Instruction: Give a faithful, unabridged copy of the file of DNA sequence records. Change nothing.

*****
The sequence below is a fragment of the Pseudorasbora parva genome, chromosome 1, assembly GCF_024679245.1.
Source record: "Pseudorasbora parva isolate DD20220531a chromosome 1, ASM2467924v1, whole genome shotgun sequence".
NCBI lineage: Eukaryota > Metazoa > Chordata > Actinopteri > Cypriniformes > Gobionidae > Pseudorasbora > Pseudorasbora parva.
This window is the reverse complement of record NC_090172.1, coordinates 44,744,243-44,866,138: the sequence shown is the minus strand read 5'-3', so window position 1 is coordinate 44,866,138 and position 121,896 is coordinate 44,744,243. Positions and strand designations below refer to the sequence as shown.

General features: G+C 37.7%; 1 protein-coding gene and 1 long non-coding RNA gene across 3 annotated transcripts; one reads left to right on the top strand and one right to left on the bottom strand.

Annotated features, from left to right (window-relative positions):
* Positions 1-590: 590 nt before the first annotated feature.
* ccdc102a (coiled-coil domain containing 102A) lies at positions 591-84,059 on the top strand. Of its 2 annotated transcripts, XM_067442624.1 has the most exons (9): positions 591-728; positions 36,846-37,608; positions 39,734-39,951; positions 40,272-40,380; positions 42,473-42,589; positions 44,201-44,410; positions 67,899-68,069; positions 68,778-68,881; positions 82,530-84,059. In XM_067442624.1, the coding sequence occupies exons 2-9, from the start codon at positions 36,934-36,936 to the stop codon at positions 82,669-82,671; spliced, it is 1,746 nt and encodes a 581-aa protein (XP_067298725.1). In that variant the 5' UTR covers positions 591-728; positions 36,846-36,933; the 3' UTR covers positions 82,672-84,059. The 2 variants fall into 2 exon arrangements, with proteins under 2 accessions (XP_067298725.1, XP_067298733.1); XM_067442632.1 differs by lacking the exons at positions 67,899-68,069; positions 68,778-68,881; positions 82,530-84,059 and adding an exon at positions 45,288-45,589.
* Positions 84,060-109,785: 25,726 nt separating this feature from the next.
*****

The sequence below is a fragment of the Pseudorasbora parva genome, chromosome 1, assembly GCF_024679245.1.
Source record: "Pseudorasbora parva isolate DD20220531a chromosome 1, ASM2467924v1, whole genome shotgun sequence".
NCBI lineage: Eukaryota > Metazoa > Chordata > Actinopteri > Cypriniformes > Gobionidae > Pseudorasbora > Pseudorasbora parva.
This window is the reverse complement of record NC_090172.1, coordinates 44,744,243-44,866,138: the sequence shown is the minus strand read 5'-3', so window position 1 is coordinate 44,866,138 and position 121,896 is coordinate 44,744,243. Positions and strand designations below refer to the sequence as shown.

General features: G+C 37.7%; 1 protein-coding gene and 1 long non-coding RNA gene across 3 annotated transcripts; one reads left to right on the top strand and one right to left on the bottom strand.

Annotated features, from left to right (window-relative positions):
* Positions 1-590: 590 nt before the first annotated feature.
* ccdc102a (coiled-coil domain containing 102A) lies at positions 591-84,059 on the top strand. Of its 2 annotated transcripts, XM_067442624.1 has the most exons (9): positions 591-728; positions 36,846-37,608; positions 39,734-39,951; positions 40,272-40,380; positions 42,473-42,589; positions 44,201-44,410; positions 67,899-68,069; positions 68,778-68,881; positions 82,530-84,059. In XM_067442624.1, the coding sequence occupies exons 2-9, from the start codon at positions 36,934-36,936 to the stop codon at positions 82,669-82,671; spliced, it is 1,746 nt and encodes a 581-aa protein (XP_067298725.1). In that variant the 5' UTR covers positions 591-728; positions 36,846-36,933; the 3' UTR covers positions 82,672-84,059. The 2 variants fall into 2 exon arrangements, with proteins under 2 accessions (XP_067298725.1, XP_067298733.1); XM_067442632.1 differs by lacking the exons at positions 67,899-68,069; positions 68,778-68,881; positions 82,530-84,059 and adding an exon at positions 45,288-45,589.
* Positions 84,060-109,785: 25,726 nt separating this feature from the next.